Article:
|16. Dezember 2014
New Inquiry Is Sought in 1961 Death of the U.N. Leader Dag Hammarskjold
It has been one of Africa’s enduring mysteries, redolent of days when mercenaries roamed the bushlands and outsiders scrambled to exploit a continent’s riches as it struggled for independence: How and why did Dag Hammarskjold, the United Nations secretary general, die? The DC-6 airplane carrying Mr. Hammarskjold (pronounced HAH-mahr-shuhld), a Swedish diplomat, crashed in September 1961 as it approached Ndola, a mining town in Zambia, which at the time was called Northern Rhodesia. Official inquiries failed to explain what happened.
But last year, a United Nations panel concluded that there was “persuasive evidence that the aircraft was subjected to some form of attack or threat as it circled to land at Ndola.” On Monday, Sweden formally asked the United Nations General Assembly to reopen the investigation. Significantly, the request included an appeal for all member states to release any hitherto unpublished records — a reference aimed largely at securing the declassification of American and British files, particularly intercepts thought to have been made at the time by the National Security Agency of the United States.
The issue is not simply a matter of historical loose ends. “This has been an open wound in Sweden for more than 50 years,” the Swedish envoy to the United Nations, Per Thoresson, told Agence France-Presse. “We are anxious to try to make closure.” A definitive explanation of the crash would throw light on a critical moment in Africa’s history during the Cold War. It coincided with a time of secession in the neighboring Congolese province of Katanga, where Belgian and other Western mining concerns held lucrative concessions producing uranium and cobalt.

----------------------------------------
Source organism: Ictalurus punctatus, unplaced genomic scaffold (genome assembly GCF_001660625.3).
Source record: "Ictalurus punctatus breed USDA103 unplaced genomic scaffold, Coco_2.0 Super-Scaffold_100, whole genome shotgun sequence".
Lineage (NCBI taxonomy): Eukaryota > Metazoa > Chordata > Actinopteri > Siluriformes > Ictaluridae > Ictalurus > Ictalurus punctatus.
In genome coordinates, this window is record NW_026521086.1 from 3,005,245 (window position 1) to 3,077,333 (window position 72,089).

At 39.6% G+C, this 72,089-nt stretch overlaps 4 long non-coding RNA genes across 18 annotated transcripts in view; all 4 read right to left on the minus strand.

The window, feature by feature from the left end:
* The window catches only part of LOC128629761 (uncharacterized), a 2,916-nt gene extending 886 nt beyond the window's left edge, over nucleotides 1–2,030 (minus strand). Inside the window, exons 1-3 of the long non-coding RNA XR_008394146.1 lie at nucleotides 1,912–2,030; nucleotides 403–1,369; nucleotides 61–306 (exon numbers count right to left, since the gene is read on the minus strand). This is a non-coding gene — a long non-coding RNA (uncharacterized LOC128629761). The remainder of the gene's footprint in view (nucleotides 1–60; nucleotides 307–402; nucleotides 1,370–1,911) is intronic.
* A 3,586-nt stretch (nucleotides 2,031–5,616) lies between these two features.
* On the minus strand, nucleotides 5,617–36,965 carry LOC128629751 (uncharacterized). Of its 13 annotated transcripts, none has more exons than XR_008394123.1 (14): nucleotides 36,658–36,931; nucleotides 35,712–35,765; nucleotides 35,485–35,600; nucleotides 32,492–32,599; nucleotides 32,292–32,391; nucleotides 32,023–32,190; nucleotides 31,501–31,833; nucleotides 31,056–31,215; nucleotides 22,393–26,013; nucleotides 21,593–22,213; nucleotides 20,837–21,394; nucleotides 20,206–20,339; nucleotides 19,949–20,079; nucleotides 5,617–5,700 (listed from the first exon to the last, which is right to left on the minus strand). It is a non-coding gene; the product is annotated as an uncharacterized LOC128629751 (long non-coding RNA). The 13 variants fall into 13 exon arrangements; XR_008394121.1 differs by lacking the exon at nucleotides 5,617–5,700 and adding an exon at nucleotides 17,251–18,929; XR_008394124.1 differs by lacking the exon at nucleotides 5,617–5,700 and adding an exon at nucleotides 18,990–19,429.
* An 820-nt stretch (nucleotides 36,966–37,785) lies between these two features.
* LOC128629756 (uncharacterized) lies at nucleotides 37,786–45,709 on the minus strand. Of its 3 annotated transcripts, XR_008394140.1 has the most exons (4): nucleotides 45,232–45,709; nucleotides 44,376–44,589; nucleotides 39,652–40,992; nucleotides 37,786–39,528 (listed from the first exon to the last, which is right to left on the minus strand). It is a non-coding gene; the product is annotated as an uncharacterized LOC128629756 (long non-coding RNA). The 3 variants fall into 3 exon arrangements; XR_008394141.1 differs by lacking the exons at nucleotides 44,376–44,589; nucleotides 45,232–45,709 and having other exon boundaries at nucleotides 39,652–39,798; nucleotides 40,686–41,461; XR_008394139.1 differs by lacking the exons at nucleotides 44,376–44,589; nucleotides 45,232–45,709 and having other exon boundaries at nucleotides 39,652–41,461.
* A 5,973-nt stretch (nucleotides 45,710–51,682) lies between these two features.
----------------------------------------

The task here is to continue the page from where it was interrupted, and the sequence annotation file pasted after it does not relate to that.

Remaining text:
Mr. Hammarskjold was on his way to meet a Katangese separatist leader, Moise Tshombe, in Ndola when his plane came down in wooded terrain a few miles from the airport. Delays in locating the wreckage magnified the question of whether pilot error was to blame, as one early inquiry suggested, or whether there had been foul play.
Conspiracy theories flourished: Had the United Nations official died in the crash, or was he killed afterward by mercenaries? Had South Africa sabotaged the plane? Was it deliberately shot down to thwart Mr. Hammarskjold’s mission? In a report issued in September 2013, a United Nations panel, led by Stephen Sedley, a retired British judge, referred to evidence of a second airplane flying close to or alongside the DC-6 carrying Mr. Hammarskjold, named the Albertina.
A Belgian former pilot was quoted as saying that he had been under orders to force the plane to divert to Kolwezi, a mining center in Katanga, and had fired warning shots that accidentally clipped the DC-6 and brought it down.
“The aerial attack claim,” the report said, “is in our judgment capable of proof or disproof.” It concluded, moreover, that the United States had access to crucial evidence that could prove to be a so-called golden thread in a maze of uncertainty.
“It is highly likely that the entirety of the local and regional Ndola radio traffic on the night of 17-18 September 1961 was tracked and recorded by the N.S.A., and possibly also by the C.I.A.,” the report said.
Indeed, the report continued, a Freedom of Information Act request to the N.S.A. drew a response that two of three documents it sought “appeared to be exempt from disclosure by reason of ‘top secret’ classification on national security grounds.” In his request for a new inquiry at the United Nations on Monday, Mr. Thoresson, the Swedish diplomat, repeated the call for secret documents to be released. The aim, he said, is “to help shed new light on the circumstances surrounding the death of Dag Hammarskjold and those on board his flight, not only by bringing existing documents forward, but also by providing the conditions necessary to finally hear witnesses whose testimony has so far not been given due attention.”
(The New York Times)